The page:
What Does ESG Mean to Your Business? Part 3: People

What Does ESG Mean to Your Business? Part 3: People

ESG refers to business leader’s focus on Environmental, Social and Corporate Governance in relation to their long-term plans. What can a focus on ESG mean to your business or profitability, and how can companies use employee engagement tactics to further the cause?

In 2017, over 140 CEOs from the World Economic Forum International Business Council (IBC) issued a “Compact for Responsive and Responsible Leadership”. The CEOs developed a framework that companies can use to track and demonstrate long-term sustainability. This compact aligns corporate goals to the long-term goals of society and identified “Sustainable Development Goals” (SDGs) as the roadmap for that alignment.

In our February and March blog posts, you’ll find an overview of the 4 pillars of ESG, and what they can mean for your business.

The 4 pillars of ESG that will be covered in this series of 4 blog posts are:





Part 3: People

Companies are realizing the benefit of shifting focus from providing solely shareholder value to stakeholder value. Successful companies understand that not only is environmental responsibility the right thing to do, but it’s one of the factors that retains key employees. Today’s employees want to know that the company they work for shares their values in terms of diversity and inclusion, social and environmental responsibility, ethics and more. Furthermore, both employees and consumers expect companies to fill the void left by government.

Companies with highly engaged employees realize a host of benefits including increased productivity, lower absenteeism, lower healthcare costs, lower turnover, increased market share, profitability and more. Gallup reports that on average, 35% of U.S. employees are fully engaged in their work. Conversely, 15% are actively disengaged; they’re actually harmful to the brand. In fact, it is estimated that disengaged employees cost business between $450 and $550 billion per year.

What’s the answer? Studies continue to show that highly engaged employees feel recognized and rewarded for their accomplishments. Properly structured incentive, reward and recognition programs not only ensure that employees are objectively recognized for their work, but these programs are critical vehicles in communicating company goals and values. It is imperative to work with experienced professionals in designing employee programs. An experienced firm can guide you to the most effective rewards (spoiler alert: tangible and experiential rewards produce higher gains) and avoid unintended consequences that are possible when companies try to design programs in house.

It has long been said that employees don’t leave companies…they leave managers. This is quickly changing as employees expect their company’s values to align with their own – and that the company will “walk the talk”.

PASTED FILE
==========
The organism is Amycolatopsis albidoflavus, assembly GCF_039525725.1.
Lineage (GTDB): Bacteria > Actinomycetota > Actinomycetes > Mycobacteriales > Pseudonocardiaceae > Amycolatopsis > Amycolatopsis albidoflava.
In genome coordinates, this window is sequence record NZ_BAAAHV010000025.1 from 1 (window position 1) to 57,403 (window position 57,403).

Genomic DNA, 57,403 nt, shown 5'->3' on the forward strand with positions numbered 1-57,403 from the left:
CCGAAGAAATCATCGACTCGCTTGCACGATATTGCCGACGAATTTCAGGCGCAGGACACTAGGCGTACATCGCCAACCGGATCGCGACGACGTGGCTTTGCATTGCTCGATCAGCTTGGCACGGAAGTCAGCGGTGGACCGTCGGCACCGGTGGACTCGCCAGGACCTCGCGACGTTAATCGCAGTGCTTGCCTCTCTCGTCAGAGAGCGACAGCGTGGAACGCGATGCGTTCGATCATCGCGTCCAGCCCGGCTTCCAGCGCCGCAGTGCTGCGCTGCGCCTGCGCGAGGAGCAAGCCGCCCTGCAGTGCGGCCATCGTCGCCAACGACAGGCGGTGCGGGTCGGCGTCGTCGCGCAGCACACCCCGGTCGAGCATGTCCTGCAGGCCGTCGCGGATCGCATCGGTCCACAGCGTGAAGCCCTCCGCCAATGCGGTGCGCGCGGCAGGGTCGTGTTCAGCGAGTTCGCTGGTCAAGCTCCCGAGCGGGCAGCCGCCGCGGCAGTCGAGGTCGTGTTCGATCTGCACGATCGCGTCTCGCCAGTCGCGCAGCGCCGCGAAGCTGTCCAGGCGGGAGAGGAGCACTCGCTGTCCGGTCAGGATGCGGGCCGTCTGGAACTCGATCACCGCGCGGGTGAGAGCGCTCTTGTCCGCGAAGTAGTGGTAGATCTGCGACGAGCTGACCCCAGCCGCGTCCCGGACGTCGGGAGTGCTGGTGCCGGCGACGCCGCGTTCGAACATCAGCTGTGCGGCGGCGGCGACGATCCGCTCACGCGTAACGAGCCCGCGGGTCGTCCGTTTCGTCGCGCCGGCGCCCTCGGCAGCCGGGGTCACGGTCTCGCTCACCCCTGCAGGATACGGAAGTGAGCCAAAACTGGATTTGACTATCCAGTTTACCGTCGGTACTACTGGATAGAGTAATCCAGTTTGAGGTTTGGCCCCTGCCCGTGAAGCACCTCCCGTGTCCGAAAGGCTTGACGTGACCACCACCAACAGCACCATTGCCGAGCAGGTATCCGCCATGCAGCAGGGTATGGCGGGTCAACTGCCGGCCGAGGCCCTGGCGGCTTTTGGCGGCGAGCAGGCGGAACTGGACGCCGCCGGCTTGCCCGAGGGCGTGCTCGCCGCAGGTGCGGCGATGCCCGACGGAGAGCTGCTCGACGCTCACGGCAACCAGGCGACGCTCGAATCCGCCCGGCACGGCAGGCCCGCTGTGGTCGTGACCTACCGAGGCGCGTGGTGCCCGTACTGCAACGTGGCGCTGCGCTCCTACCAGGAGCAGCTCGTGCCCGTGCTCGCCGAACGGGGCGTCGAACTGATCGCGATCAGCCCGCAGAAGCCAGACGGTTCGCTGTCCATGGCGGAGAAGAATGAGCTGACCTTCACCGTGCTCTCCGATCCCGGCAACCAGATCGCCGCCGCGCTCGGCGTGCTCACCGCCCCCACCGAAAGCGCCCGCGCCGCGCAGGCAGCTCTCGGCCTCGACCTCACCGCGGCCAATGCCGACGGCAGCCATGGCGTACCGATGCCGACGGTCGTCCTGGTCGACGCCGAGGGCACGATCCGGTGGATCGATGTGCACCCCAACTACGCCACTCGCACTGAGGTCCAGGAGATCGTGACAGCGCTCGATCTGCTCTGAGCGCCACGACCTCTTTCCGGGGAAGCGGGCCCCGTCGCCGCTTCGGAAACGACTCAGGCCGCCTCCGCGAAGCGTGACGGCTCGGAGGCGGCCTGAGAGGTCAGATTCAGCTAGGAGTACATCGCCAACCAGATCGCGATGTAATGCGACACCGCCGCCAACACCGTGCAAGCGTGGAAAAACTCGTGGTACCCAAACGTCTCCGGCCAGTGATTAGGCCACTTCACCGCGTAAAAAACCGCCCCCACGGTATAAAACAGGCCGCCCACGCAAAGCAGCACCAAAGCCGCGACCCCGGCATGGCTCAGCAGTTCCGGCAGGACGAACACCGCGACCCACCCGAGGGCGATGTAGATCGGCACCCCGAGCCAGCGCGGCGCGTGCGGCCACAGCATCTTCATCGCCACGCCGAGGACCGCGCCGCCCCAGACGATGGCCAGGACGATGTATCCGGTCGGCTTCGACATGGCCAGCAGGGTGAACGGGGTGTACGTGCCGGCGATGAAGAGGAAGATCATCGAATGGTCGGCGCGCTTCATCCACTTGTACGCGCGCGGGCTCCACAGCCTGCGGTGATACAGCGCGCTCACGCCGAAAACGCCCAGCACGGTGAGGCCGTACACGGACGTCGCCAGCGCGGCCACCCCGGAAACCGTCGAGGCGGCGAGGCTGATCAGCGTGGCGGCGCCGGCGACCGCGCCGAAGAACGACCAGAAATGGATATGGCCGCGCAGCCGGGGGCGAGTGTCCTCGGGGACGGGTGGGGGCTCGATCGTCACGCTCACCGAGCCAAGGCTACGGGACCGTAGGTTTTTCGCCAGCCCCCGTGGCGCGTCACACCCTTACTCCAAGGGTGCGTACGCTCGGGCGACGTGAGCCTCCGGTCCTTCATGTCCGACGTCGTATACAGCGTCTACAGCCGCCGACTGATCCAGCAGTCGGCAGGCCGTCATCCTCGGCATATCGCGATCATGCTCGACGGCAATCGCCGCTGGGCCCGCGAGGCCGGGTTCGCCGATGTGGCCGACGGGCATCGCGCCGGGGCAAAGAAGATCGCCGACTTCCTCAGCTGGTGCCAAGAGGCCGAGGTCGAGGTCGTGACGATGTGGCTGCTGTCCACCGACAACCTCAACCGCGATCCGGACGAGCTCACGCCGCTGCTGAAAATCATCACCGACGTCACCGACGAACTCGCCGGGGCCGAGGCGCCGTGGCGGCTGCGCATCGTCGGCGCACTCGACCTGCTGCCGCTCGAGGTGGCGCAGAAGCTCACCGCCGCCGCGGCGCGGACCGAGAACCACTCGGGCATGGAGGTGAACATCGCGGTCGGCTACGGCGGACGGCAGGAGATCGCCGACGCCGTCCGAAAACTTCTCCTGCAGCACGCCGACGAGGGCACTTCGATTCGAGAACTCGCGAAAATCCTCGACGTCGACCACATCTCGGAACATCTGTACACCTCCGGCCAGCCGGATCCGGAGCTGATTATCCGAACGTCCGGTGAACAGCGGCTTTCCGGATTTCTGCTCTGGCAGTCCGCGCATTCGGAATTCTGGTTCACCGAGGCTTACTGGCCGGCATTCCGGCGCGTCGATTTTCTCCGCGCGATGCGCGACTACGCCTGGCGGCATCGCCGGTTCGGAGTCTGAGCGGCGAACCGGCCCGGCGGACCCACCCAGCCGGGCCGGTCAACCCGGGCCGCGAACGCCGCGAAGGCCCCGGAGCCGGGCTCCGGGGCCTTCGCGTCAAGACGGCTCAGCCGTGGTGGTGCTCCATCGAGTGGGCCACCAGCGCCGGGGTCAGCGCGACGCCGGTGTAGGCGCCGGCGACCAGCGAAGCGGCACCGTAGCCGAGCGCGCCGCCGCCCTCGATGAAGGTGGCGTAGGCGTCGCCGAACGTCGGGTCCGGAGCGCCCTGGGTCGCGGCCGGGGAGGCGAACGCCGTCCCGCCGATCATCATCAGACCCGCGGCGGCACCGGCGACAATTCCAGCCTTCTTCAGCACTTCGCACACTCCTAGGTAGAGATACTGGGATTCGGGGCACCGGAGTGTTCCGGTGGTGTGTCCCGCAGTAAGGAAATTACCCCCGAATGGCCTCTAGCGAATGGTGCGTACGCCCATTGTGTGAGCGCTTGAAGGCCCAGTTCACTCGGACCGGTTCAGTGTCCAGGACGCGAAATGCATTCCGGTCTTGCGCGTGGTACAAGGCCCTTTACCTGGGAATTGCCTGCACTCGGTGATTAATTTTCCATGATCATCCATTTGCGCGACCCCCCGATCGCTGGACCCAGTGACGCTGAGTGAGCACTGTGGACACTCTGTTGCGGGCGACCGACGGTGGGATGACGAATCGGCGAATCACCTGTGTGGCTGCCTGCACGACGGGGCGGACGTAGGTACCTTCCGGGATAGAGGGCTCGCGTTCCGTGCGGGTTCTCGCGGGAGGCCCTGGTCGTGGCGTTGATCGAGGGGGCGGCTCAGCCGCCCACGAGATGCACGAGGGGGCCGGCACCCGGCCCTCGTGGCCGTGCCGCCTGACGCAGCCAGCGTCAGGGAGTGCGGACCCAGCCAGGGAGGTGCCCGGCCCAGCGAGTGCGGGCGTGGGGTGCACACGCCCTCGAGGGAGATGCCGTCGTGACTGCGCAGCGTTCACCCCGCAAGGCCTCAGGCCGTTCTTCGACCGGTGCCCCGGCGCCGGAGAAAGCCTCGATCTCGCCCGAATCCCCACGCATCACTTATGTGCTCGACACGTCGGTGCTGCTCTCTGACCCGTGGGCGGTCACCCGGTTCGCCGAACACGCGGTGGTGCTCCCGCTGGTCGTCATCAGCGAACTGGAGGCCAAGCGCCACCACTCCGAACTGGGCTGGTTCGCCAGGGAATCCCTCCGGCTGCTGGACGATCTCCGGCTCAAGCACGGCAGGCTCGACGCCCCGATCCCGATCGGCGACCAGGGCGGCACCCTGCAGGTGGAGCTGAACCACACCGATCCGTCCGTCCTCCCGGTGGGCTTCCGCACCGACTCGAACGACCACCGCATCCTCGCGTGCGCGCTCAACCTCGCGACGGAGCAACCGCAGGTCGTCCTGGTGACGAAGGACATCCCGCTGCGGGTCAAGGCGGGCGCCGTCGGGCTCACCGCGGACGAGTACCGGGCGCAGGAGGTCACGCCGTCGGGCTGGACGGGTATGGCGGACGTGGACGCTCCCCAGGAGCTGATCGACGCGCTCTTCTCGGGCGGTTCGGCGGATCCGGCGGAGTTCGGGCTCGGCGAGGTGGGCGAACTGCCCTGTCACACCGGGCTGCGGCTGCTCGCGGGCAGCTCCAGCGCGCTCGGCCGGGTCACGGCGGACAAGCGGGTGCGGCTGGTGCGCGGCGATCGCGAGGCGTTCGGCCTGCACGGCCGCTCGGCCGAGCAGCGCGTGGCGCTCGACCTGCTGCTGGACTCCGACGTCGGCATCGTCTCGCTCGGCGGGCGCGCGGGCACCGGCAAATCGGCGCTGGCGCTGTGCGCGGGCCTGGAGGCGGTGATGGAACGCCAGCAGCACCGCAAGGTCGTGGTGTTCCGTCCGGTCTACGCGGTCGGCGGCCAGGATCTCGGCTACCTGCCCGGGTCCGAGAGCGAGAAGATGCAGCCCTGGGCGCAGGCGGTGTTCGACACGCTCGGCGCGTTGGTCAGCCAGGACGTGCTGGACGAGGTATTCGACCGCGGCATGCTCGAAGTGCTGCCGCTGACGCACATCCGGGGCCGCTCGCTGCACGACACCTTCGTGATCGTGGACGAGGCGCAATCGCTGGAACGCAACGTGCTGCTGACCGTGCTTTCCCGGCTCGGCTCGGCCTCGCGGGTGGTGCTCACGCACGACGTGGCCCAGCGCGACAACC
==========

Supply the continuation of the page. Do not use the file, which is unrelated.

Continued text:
To learn more about how ESG impacts employee engagement, view our latest webinar:



In economic terms, the multiplier effect refers to the proportional increase or decrease in final income that results from an injection or withdrawal of capital. In terms of Safety Reward Programs, the multiplier effect might refer to the ROI² (Return on Incentive Investment). A properly structured program significantly impacts overall employee engagement and safety culture, where employees are attuned to safety-related issues, inspired to display “Above & Beyond” safe behaviors, willing to be safety ambassadors, and encouraged to promote learning and support continuous improvement. Such best-in-class programs are designed to promote group objectives and reward individual behavior, engaging, motivating, and rewarding the people behind your success.

Fortunately, there are thousands of companies in high-risk industries that have excellent safety programming, training, and coaching in place. Many include safety in their list of core values and have invested heavily in EHS (Environment, Health, and Safety) technology, training, telematics, and personnel. However, too many miss the opportunity to incentivize and recognize individual safety contributions, behaviors, and performance.

Programs featuring tangible and experiential awards as the reward currency can have a multiplying effect that pays dividends. Benefits include a more highly engaged workforce, fewer accidents and incidents, reduced claims and losses, lower turnover and absenteeism, better communication, increased productivity, visibility to leading and lagging indicators, incremental coaching and training opportunities, and improved profitability.

So, what’s the rub? Are engagement programs focused on employee safety, health, and wellness expensive to implement? Do they only make sense for companies with thousands of safety-sensitive workers? The answer to both questions is no. Properly structured programs can be cost-effective and right-sized for companies with as few as 100 safety-sensitive workers up to those with 10,000 or more. The ROI² of these programs can be expressed as a ratio (in this case, 4:1), with quantitative results showing a savings of $4.00 for every $1.00 invested and qualitative results revealing higher employee morale, which serves as a catalyst for productivity. Safety Reward Programs help to mitigate risk, elevate employee engagement, and improve overall safety culture. They also present an excellent opportunity for companies to simply say thank you to their employees for being safe, committed, and engaged.

People have an inherent need to know that their efforts do not go unnoticed. Safety Reward Programs provide the stimulus and energy that encourage employees to perform at their best and achieve new heights.



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